religion.” Notice it does not say “establishment of A
religion” which would imply a national church (i.e., Anglican in those
days). It say “establishment OF religion” meaning any religious
doctrine, beliefs, etc., which is the same as saying a “wall of
separation” between the government and religion.The Founders
wrote extensively on this on and the meaning is quite clear…
Tyler D .....or prohibiting the free exercise thereof. You seem to have
forgotten the rest of the establishment clause. The very fact you make, about
the extensive writings by the Founders on the subject only goes to show how
important it is that the phrase "wall of seperation" or some other such
phrase was NOT included after all was said, written, and done and the final
product came out. Certainly if the Founders had concluded it should be a hard
absolute line, they would have included it. Instead they created what is
essentially a neutrality clause that has equal parts pro and con regarding
religion in America. Plus, it cannot be dismissed that the Founders were very
much against any state established church, as they were coming from such in
@SCfan – “.....or prohibiting the free exercise thereof.”Of course…The government cannot stop you from praying,
going to church, or believing anything you want to. What they can stop you from
doing is violating the 1st clause by claiming to be engaging in the 2nd
clause… a fact that seems lost on many today.Read the opinion
of Scalia (perhaps the most friendly to the Religious Right SC Judge in history)
in Employment Division v Smith where he essentially restates 200+ years of
precedent regarding the boundaries within religion is free to operate (i.e.
“free exercise” does not mean one can violate the law or
Constitution).If you still disagree, then honestly, I’m not
sure what you’re arguing for… a theocracy?
I disagree that the 1st amendment is absolute about not having any religious
recognition by government, or the state. You seem to be taking that side. If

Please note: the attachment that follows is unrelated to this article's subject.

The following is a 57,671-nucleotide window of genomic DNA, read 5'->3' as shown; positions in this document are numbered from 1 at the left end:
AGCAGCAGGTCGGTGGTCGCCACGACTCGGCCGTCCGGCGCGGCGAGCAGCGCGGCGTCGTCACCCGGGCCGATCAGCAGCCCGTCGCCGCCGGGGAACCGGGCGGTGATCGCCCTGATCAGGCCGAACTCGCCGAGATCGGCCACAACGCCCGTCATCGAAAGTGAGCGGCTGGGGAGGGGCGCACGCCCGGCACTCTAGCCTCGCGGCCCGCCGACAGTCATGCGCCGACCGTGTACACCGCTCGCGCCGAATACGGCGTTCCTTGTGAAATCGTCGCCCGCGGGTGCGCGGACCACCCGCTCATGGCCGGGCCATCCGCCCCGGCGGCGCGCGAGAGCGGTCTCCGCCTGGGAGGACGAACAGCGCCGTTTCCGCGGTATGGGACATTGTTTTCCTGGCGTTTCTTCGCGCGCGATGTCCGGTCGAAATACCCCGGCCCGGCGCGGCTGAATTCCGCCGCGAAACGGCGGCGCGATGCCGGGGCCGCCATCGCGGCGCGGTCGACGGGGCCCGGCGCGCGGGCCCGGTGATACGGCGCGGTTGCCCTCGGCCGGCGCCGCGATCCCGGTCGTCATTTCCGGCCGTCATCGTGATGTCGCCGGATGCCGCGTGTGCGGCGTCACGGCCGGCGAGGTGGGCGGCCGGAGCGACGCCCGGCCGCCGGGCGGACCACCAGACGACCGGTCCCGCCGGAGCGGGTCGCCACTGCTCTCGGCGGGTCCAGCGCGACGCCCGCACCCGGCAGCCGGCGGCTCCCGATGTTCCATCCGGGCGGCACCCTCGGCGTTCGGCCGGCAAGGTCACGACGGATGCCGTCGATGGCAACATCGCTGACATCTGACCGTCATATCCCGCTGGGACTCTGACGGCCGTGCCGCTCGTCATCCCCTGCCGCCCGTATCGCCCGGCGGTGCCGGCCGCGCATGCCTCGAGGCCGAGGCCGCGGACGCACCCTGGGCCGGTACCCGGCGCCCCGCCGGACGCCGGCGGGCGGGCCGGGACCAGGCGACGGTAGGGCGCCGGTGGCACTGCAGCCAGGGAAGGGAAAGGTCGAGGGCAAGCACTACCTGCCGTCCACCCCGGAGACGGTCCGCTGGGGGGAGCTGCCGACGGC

not then I guess we have been talking at cross purposes. (Christmas come to
mind?) And the facts are on my side as my first post proved, along with the
aforementioned Christmas. And as I hope you will agree with, in spite of those
cases where religion has become a part of government, we do not live in a
theocracy. We are no where near a theocracy and could never be. Even the most
conservative/religious people in the country would not want that. Believe me,
I'm one of them and I know. So, fear not. A little recognition of
religion by any federal or state body is not threatening you or anyone else.
And it's not establishing any religion. There is no force being used,
unless you want to percieve there is but then that's your choice. However
the majority should not need to change tradition because of a few irrational
feelings or ideas.
@SCfan – “I disagree that the 1st amendment is absolute about not
having any religious recognition by government, or the state”I’m simply going off the document and what the SC has said about
throughout our history. It seems pretty absolute to me, but I think you captured
it well with your “neutrality” comment. Our government simply stays
out of religion all together and thus is never in any danger of picking sides or
“establishing” a position.I am curious about your
theocracy comment though in this sense – if you truly & deeply believe
that following your religion is the key to eternal salvation, why wouldn’t
you want that religion to be the law of land? Wouldn’t more souls be saved
if the law set the boundaries on living a righteous (according to the true
faith) life?Carrying this to its logical extreme - wouldn’t we
be justified in, say, burning a heretic if it meant that person could no longer
influence our children and society at large? If we could “cleanse”
our society of non-believers, probability alone suggests many more would be
saved, yes?Reached comment limit…